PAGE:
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Nuns are fucking magic. Not that they can fly or instantly heal the sick (as far as I know), but there is just something powerful about the holy women in God's army.  A certain beauty always accompanies watching someone do something that's out of character or against the rules, like watching old people skateboard. In the case of the Catholic nuns, you get the added bonus of supposedly being married to God as well. It's not just the simple, out place comedy-- like watching nuns rock out to death metal or when Whoopi Goldberg teaches them how not to take shit from assholes while learning a valuable life lesson herself. It's more complex, the nun is a long-running, respected symbol of purity, chastity, and authority. She has been part of the world's Swiss-army knife authority forever it seems, filling in for many roles, able to act as teacher, tyrant or nurse. Images of monk-like disciples in black and white robes have been burned into the minds of a lot of the globe’s population, even those whose family never even attended a mass -God's more violent arm made sure of that. They make for entertaining contrast or juxtaposition, and because of this (and more), the trope makes the perfect target for the sects of cinema that take trade in deconstructing ideas of reverence. The entertaining result of exploitation film’s assault on the ancient order--a combination of niche movies dubbed "nunspolation", which plays off the traditional image of the nun by combining it with good old-fashioned sex and violence in the normal shocking fashions. The religious element seems to give it all an extra bite that it would take a psychiatrist and a cultural anthropologist to fully explain. For me, it can be summed simply enough--supposed blasphemy is fun shit and always has been. The sub-genre has its variations and shares common tropes with other sects of trash cinema, most commonly “women in prison” or “demonic horror” films. Catholic guilt can easily give seed to imagined bloodletting in ways that are sure to fuck with some people. And of course, there is always the martyr angle which has always been a go-to for horror.  Often times, the stories have an erotic nature, as sexy (or sexually deviant) nuns have been a classic trope in fringe media for ages. Sexy blasphemy is even better, again, a psychologist could probably give you a thorough reason why (but may also probably ruin sexy nun time for you in the process). At the moment, I'm not here to talk about sexy nuns (ok that's probably a lie). I want to talk about murderous nuns, like the one in Killer Nun (1979).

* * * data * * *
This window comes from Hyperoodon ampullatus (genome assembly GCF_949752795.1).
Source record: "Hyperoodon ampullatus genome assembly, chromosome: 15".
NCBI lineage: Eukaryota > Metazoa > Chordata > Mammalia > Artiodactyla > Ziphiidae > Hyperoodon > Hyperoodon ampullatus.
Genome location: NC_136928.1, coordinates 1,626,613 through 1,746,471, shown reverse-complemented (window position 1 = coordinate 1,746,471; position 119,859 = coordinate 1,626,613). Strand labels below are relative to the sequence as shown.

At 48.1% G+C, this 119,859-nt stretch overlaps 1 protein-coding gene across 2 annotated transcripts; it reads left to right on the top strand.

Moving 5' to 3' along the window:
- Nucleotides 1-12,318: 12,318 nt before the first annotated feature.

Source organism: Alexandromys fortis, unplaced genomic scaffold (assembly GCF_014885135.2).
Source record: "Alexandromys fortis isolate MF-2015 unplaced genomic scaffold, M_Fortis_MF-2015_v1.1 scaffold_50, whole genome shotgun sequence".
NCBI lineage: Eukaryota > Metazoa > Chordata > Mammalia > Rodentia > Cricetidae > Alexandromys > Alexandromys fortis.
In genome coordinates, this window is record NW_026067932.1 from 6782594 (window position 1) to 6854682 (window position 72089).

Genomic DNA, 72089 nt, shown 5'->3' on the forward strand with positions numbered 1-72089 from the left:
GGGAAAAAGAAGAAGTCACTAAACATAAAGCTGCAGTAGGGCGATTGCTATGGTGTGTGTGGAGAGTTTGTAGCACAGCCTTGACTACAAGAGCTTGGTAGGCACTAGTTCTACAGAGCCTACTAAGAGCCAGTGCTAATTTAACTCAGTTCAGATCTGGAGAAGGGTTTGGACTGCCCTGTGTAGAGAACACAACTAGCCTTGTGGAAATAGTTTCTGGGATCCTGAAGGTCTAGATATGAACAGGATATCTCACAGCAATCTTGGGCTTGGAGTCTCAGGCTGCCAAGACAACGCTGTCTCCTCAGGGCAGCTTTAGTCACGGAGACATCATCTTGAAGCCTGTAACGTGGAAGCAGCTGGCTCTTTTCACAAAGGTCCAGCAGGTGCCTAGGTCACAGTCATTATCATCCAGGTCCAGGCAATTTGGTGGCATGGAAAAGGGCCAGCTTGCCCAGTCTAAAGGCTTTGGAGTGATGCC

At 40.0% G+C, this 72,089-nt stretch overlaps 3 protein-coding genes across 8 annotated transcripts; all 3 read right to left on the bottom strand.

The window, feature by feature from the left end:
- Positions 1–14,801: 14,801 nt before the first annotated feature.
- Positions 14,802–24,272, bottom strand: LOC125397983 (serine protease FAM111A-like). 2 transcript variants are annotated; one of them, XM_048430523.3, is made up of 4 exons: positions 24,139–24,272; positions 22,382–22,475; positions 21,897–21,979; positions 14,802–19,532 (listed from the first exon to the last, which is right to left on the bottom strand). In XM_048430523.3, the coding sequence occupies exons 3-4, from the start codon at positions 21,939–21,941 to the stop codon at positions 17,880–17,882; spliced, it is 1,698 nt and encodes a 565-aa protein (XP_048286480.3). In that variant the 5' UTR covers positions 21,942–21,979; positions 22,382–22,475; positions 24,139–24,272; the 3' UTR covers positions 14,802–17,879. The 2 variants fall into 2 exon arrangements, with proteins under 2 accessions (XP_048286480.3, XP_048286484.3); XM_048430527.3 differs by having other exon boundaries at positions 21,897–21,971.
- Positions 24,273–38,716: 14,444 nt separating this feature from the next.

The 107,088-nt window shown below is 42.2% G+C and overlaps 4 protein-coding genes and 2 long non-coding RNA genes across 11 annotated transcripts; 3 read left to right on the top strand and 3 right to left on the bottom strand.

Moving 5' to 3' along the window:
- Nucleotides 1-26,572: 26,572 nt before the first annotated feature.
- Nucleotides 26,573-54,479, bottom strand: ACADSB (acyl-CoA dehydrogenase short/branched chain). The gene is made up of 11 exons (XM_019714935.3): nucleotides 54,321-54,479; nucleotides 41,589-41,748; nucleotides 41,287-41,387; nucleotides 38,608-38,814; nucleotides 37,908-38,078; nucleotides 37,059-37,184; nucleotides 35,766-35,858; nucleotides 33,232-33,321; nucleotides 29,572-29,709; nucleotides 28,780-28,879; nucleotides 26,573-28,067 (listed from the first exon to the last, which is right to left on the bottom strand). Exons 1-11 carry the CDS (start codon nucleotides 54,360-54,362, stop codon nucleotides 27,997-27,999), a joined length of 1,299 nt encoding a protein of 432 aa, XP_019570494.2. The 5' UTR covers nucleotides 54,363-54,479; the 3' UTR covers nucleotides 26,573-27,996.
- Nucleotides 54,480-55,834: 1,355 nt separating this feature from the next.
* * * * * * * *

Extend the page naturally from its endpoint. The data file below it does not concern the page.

After a Texas Chainsaw style title card proclaiming the film is based on fact, a brutal confessional session (with a director cameo), and some synchronized nun activities, we are introduced to Sister Gertrude (Anita Ekberg) the head nurse at a church-run hospital for the elderly. Gertrude apparently has had a long respected career in the establishment, but lately, she has started to become erratic and unreliable. She recently survived a successful surgery to remove a tumor, and while the doctors claim she is as cured as possible, she continues believing herself sick to the point of mania. Her relationships within the hospital begin to strain, as she butts heads with the lead doctor (Massimo Serato), demands to receive treatments for her perceived disorders, and her quality of work declines. It soon becomes unbearable when her bout of hypochondria begins to evolve itself into cruel actions towards the elderly patients and staff, and she develops a healthy morphine addiction. At one point, Gertrude destroys an old ladies dentures by stomping them into dust in front of her, and later she sneaks out at night engaging in anonymous sex with a man in a bar. Desperate, she contacts the Mother Superior (Alida Valli) and asks for help but only receives the advice that “nuns are meant to suffer”. The only person who seems sympathetic to her plight is her roommate (Paola Morra), who seems to like to watch her sleep and hates clothes. When patients start dying off in mysterious ways, everybody, including herself begins to suspect Gertrude may have something to do with it. Bodies start to pile, and she is left with visions of the murders --but is wounded Sister Gertrude truly the lunatic running around killing old people? I mean she is crazy ( and the old lady she de-toothed shortly after suffered a heart attack and died-- so yea ). But is there another more secretive crazy nun running around, or has she just tapped some kind of murderous autopilot?